People in Shorewood have discovered that higher density physical development seems to increase total collective value of private property in Shorewood and therefore provides an expanding base for increased revenue. 


But the increased revenue based on an expanded tax base has not changed the general upward trend of tax rates.  That means that property taxes keep increasing.

They have during the decades I’ve lived here.


Taxes increases are a result of rise in total expenses.  Two main reasons for the rise are inflation and constant maintenance of an aging infrastructure and perhaps another factor, declining subsidies.  It might be argued that the rise in spending would be more than it is if not for the expanded tax base.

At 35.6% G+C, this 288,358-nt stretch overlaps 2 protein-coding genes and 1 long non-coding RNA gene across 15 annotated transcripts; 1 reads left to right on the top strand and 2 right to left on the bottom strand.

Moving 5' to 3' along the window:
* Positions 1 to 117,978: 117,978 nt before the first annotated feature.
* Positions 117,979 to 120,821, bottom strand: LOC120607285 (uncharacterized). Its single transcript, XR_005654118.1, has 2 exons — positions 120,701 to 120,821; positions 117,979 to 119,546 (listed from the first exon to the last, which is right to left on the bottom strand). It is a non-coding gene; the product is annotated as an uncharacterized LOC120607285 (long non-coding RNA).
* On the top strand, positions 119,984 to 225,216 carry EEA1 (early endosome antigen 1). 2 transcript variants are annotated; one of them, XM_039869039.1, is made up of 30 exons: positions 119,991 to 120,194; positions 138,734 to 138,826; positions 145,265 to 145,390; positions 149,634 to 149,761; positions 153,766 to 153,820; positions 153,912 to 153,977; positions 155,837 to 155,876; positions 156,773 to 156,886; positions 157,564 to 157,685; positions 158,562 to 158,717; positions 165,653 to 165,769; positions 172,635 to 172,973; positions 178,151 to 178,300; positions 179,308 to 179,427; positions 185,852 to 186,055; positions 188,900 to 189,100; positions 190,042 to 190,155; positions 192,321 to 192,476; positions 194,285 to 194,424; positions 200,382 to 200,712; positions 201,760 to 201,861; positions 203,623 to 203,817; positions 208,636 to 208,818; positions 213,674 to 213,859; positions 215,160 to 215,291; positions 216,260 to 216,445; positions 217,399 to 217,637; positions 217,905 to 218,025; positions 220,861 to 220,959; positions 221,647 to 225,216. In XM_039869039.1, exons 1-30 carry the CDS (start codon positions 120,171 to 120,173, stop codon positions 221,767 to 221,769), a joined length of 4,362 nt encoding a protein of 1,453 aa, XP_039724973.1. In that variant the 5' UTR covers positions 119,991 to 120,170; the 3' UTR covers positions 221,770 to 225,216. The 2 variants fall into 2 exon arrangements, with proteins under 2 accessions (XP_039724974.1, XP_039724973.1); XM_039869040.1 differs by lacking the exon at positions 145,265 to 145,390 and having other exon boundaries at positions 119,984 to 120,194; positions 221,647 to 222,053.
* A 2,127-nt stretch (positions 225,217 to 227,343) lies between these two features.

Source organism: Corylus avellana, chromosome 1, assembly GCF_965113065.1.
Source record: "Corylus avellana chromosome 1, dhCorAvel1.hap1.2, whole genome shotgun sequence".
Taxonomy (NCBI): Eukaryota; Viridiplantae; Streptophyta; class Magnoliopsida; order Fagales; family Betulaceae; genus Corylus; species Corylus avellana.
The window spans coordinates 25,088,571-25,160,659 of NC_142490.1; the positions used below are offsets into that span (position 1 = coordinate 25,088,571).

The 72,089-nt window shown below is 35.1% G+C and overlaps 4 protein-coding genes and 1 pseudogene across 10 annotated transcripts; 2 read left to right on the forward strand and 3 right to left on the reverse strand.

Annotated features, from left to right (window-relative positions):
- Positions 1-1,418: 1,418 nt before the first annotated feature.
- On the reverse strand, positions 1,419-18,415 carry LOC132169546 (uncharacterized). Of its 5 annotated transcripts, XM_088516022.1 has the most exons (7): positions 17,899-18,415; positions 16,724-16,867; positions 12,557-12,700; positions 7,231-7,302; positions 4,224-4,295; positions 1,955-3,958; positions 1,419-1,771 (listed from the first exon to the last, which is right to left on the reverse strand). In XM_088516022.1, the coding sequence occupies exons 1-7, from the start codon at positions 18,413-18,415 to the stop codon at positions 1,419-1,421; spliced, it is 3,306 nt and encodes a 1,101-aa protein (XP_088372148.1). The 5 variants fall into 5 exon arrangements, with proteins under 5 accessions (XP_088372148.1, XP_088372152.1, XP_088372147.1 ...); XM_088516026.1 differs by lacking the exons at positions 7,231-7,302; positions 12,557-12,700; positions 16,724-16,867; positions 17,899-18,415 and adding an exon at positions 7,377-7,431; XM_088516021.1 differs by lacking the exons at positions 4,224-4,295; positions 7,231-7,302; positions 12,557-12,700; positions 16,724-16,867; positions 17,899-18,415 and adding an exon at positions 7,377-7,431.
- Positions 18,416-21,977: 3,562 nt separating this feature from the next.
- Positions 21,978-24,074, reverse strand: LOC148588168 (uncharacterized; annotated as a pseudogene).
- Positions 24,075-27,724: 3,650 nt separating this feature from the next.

There are many exceptions, but generally the larger cities have higher tax rates.  Increase in impervious surfaces as higher density and expanded development occurs for example call for higher capacity storm sewers and often their replacement to service increased need.  It is possible that higher densities may contribute to higher costs.


There are many other factors contributing to rising tax rates.  But as I’ve indicated, we are not sure that redevelopment and more intense construction are operating in a direction suppressing or reducing tax rates.  I’m not sure as to whether there have been any studies to reveal the true effects of intense development.


It seems that development policy in Shorewood has been dominated by the imagined impact of tax base and a desire to bring about increase revenue through these methods.  Perhaps some consideration should be given to possibly new perspectives.    (Let’s see if we can come up with something in our next blog.)

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